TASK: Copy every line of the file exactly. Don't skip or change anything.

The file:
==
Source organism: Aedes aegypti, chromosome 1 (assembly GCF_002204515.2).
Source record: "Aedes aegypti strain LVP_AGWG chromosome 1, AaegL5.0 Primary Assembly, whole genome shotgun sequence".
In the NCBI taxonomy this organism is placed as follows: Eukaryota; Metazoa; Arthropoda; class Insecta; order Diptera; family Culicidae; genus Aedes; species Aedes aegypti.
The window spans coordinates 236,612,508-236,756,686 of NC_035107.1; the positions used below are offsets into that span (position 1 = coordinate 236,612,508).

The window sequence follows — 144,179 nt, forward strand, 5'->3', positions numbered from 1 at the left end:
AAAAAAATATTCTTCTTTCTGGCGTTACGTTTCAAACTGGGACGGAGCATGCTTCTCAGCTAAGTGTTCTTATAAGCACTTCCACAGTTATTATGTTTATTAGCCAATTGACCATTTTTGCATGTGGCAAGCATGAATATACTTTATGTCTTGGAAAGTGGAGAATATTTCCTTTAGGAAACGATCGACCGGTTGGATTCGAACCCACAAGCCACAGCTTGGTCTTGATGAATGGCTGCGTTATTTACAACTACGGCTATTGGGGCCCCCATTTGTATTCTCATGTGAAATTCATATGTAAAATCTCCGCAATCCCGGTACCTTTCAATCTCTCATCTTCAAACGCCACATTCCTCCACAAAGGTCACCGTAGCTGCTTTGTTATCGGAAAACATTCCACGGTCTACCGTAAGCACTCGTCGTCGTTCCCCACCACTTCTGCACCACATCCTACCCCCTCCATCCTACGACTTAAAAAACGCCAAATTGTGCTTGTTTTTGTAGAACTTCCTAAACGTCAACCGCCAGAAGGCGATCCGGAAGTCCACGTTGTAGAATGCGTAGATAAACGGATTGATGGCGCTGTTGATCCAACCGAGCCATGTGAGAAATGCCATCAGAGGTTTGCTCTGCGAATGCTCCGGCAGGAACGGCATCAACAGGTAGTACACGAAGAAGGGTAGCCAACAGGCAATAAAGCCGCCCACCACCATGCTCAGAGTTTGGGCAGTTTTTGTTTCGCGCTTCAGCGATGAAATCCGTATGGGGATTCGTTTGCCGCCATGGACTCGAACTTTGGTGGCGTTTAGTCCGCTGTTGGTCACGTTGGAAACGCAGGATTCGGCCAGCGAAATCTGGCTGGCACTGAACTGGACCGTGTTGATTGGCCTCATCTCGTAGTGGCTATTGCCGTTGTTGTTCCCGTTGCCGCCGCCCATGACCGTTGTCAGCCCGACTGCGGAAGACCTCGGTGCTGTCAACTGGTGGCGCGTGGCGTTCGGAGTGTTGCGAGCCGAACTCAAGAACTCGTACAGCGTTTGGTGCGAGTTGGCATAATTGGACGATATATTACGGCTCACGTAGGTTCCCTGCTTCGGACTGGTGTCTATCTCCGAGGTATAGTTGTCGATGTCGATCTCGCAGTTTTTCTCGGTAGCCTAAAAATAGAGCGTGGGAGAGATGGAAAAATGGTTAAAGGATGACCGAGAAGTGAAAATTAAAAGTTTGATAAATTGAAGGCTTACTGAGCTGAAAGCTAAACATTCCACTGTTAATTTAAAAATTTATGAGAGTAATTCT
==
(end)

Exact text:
Source organism: Aedes aegypti, chromosome 1 (assembly GCF_002204515.2).
Source record: "Aedes aegypti strain LVP_AGWG chromosome 1, AaegL5.0 Primary Assembly, whole genome shotgun sequence".
In the NCBI taxonomy this organism is placed as follows: Eukaryota; Metazoa; Arthropoda; class Insecta; order Diptera; family Culicidae; genus Aedes; species Aedes aegypti.
The window spans coordinates 236,612,508-236,756,686 of NC_035107.1; the positions used below are offsets into that span (position 1 = coordinate 236,612,508).

The window sequence follows — 144,179 nt, forward strand, 5'->3', positions numbered from 1 at the left end:
AAAAAAATATTCTTCTTTCTGGCGTTACGTTTCAAACTGGGACGGAGCATGCTTCTCAGCTAAGTGTTCTTATAAGCACTTCCACAGTTATTATGTTTATTAGCCAATTGACCATTTTTGCATGTGGCAAGCATGAATATACTTTATGTCTTGGAAAGTGGAGAATATTTCCTTTAGGAAACGATCGACCGGTTGGATTCGAACCCACAAGCCACAGCTTGGTCTTGATGAATGGCTGCGTTATTTACAACTACGGCTATTGGGGCCCCCATTTGTATTCTCATGTGAAATTCATATGTAAAATCTCCGCAATCCCGGTACCTTTCAATCTCTCATCTTCAAACGCCACATTCCTCCACAAAGGTCACCGTAGCTGCTTTGTTATCGGAAAACATTCCACGGTCTACCGTAAGCACTCGTCGTCGTTCCCCACCACTTCTGCACCACATCCTACCCCCTCCATCCTACGACTTAAAAAACGCCAAATTGTGCTTGTTTTTGTAGAACTTCCTAAACGTCAACCGCCAGAAGGCGATCCGGAAGTCCACGTTGTAGAATGCGTAGATAAACGGATTGATGGCGCTGTTGATCCAACCGAGCCATGTGAGAAATGCCATCAGAGGTTTGCTCTGCGAATGCTCCGGCAGGAACGGCATCAACAGGTAGTACACGAAGAAGGGTAGCCAACAGGCAATAAAGCCGCCCACCACCATGCTCAGAGTTTGGGCAGTTTTTGTTTCGCGCTTCAGCGATGAAATCCGTATGGGGATTCGTTTGCCGCCATGGACTCGAACTTTGGTGGCGTTTAGTCCGCTGTTGGTCACGTTGGAAACGCAGGATTCGGCCAGCGAAATCTGGCTGGCACTGAACTGGACCGTGTTGATTGGCCTCATCTCGTAGTGGCTATTGCCGTTGTTGTTCCCGTTGCCGCCGCCCATGACCGTTGTCAGCCCGACTGCGGAAGACCTCGGTGCTGTCAACTGGTGGCGCGTGGCGTTCGGAGTGTTGCGAGCCGAACTCAAGAACTCGTACAGCGTTTGGTGCGAGTTGGCATAATTGGACGATATATTACGGCTCACGTAGGTTCCCTGCTTCGGACTGGTGTCTATCTCCGAGGTATAGTTGTCGATGTCGATCTCGCAGTTTTTCTCGGTAGCCTAAAAATAGAGCGTGGGAGAGATGGAAAAATGGTTAAAGGATGACCGAGAAGTGAAAATTAAAAGTTTGATAAATTGAAGGCTTACTGAGCTGAAAGCTAAACATTCCACTGTTAATTTAAAAATTTATGAGAGTAATTCT